On a frozen lake, 2 men were ice fishing and one man, on the right, was observing.
My question, how is this fun?
Photograph made with medium format camera and B&W film.
Scanned with Nikon scanner for web use.
Boats in Rock Port Harbor, Cape Ann, Massachusetts.
I captured this photograph several years ago using a medium format camera.
The 120/220 film was scanned on my Nikon 8000 scanner.
The fisherman and boaters on the Delaware River.
Going to work.
Early morning fog and mystery in the bay.
“The fog slowly rolled in and a monster arose from the sea.”
Time to film a horror movie.
A fisherman in the Delaware River hoping for a catch.
Photograph of boat in Provincetown, Cape Cod.
Taken in B&W with Kodak film and printed in my darkroom.
While plowing through some old negatives I happened upon
this photograph taken at the ocean many years ago.
Fishing boat heads out in early morning fog.
I love photography in the winter. My problem is, I can’t tolerate the cold very well so I don’t capture many images. My dream is to go to the Antarctica but I’d probably freeze once I got a 100 miles south of the equator. (I’ve told friends that if I had been born 500 years ago in the Western Hemisphere, I would’ve been an Aztec and not a Lakota.) Considering that, it still amazes me that I was able to capture the moment above with a medium format camera. I had a Bronica GS-1 loaded with Kodak B&W T-Max film. (For the life of me, I can’t remember why I had that camera. When I do shoot some winter photos, I always carried a 35mm, or an equivalent digital body today. It’s easier to keep warm with the smaller format.) I was with my brother at the time. He saw two men on a frozen lake ice fishing and decided to walk up and talk to them. (He’s in the photo.) That’s when I decided to shoot some images. I processed the film and printed it in my darkroom using a cold light head on a Beseler enlarger with Zone VI Brilliant VC paper.
I’ve been registering my unpublished images with the United States Copyright Office for many years. When I started I filled out a “Form VA” for “Visual Arts”, made low-rez jpgs of my images, copied them to a CD and mailed everything including payment. Then I’d have to wait between 4 to 12 months to receive my “Certificate of Registration”. Several years later the Copyright Office moved into the 21st Century and it was all done online. (For the record, you can still do it the old way if you prefer.) It was confusing in the being, but it was cheaper – $35 vs. $45 – and once you got the hang of it, it became easy. The images are uploaded as a zip file (I make several zip files as I register 1000s of images at a time), payment is made and (sometimes) within a month I’d have my Certificate. Now, once again, the Copyright Office is making a few more changes. The basic online workflow for registering is still the same, but they also want your image titles. Before all that was required was the title of the collection – “Richard J Green 100 Unpublished Images August 2011” – or whatever you want to call it. In addition to this title, they encourage you to provide your image titles too. (It’s not an requirement. Yet.) Now if you’re registering just ONE image, it’s easy! But if you’re registering over 5000 images, which is what I did this morning, well, it took some figuring out how to do it.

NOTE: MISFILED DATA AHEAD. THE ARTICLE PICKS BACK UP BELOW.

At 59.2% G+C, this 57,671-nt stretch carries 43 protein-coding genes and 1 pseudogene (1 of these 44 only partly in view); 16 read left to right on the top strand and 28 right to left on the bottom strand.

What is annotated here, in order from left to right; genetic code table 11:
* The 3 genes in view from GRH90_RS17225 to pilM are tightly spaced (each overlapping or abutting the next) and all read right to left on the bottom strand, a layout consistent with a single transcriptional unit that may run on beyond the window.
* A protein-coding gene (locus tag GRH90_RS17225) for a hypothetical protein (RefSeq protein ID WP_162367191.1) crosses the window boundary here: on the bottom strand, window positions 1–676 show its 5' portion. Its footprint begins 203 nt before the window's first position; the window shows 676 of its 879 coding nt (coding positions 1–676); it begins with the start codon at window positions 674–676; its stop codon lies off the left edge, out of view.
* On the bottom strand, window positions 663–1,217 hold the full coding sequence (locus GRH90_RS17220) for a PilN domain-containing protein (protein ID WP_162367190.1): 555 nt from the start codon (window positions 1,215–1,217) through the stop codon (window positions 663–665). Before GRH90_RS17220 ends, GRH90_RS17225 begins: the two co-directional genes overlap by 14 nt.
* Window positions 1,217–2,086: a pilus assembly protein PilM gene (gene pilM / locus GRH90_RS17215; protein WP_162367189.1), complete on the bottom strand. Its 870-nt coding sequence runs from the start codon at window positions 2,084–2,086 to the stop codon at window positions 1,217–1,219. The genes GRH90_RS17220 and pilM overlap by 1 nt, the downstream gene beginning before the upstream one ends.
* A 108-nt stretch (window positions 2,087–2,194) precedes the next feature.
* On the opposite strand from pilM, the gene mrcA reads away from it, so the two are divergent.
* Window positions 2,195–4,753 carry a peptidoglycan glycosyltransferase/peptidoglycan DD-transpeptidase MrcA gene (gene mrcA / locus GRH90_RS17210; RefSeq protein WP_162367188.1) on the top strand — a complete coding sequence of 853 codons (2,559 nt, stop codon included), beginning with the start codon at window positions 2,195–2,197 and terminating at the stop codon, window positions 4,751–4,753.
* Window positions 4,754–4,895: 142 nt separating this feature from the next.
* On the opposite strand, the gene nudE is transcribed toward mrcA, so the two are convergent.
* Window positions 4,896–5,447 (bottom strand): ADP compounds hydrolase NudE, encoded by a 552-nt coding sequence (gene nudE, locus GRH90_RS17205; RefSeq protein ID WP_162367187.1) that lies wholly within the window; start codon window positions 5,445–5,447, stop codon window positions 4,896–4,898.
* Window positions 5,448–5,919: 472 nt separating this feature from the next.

I learned of this new procedure from a letter that I received from the Copyright Office. Here’s the info:
1. give a collection title only in the primary application title area (from the Titles screen in eCO, click “New” and then select “Title of work being registered” in the Title Type drop down menu; type your collection title into the “Title of Work” field; click “Save”;
2. and to list all of your particular titles in the “contents Titles” are (after entering and saving the collection title, click “New” again and select “contents Title” from the Title Type drop down menu, and enter individual titles in the “title of Work” field, either one title per field or several titles per field separated by a semicolon);
3. and to upload a titles page as one of the links that you attach to your case.
4. We hope that you upload electronic editions of your works, but if you mail hard-deposits instead, still you should list all contents titles in the electronic application and include a titles pages in the hard-deposit that you mail to us.
See! Ain’t that easy!